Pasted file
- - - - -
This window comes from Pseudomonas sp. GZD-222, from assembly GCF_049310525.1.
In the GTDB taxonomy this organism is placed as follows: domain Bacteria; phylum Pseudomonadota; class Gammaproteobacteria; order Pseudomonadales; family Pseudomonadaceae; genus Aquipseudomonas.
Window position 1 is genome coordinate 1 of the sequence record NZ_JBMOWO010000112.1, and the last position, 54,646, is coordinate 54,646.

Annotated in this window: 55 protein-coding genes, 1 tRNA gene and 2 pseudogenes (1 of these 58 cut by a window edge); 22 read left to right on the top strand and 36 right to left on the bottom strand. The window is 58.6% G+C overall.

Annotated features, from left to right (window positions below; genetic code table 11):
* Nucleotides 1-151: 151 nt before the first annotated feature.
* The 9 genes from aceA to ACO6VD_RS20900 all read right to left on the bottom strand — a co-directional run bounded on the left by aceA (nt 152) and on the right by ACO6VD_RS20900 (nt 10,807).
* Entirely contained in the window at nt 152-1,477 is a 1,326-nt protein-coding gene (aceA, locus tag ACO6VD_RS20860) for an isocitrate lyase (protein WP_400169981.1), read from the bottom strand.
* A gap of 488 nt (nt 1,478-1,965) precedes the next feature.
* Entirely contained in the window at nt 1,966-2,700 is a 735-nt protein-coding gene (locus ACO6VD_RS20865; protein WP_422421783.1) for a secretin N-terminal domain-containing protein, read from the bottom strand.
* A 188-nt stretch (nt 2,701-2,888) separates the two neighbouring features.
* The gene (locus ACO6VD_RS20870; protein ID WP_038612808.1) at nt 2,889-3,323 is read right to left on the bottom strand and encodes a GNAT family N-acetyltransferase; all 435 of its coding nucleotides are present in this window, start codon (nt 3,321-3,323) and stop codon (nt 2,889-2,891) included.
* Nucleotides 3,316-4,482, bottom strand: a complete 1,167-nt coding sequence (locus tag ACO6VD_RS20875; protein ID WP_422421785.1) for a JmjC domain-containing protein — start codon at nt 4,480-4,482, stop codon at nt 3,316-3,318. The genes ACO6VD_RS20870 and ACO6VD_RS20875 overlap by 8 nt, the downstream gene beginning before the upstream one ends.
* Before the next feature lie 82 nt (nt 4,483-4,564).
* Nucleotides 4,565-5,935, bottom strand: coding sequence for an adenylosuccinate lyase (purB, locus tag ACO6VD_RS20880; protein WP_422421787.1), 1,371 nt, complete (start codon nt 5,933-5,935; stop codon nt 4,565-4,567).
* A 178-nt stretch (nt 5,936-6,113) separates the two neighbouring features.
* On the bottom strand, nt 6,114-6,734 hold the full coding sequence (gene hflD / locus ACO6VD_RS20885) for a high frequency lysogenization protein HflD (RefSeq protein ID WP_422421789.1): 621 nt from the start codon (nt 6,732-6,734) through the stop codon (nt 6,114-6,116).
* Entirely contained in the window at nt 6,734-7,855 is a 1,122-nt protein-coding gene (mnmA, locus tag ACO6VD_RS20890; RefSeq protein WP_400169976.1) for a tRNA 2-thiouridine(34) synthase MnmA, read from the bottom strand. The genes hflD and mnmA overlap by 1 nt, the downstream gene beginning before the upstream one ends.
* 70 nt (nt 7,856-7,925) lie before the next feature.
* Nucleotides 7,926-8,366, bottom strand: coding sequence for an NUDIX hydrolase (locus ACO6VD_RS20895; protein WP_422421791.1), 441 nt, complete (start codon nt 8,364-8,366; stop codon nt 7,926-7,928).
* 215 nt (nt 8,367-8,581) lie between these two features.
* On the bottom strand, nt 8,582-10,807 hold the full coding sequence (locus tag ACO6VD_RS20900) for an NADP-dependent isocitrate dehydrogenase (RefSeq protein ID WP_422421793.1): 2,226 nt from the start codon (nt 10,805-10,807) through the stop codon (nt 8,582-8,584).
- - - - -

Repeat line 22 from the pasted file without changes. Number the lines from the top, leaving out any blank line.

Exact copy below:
* On the bottom strand, nt 8,582-10,807 hold the full coding sequence (locus tag ACO6VD_RS20900) for an NADP-dependent isocitrate dehydrogenase (RefSeq protein ID WP_422421793.1): 2,226 nt from the start codon (nt 10,805-10,807) through the stop codon (nt 8,582-8,584).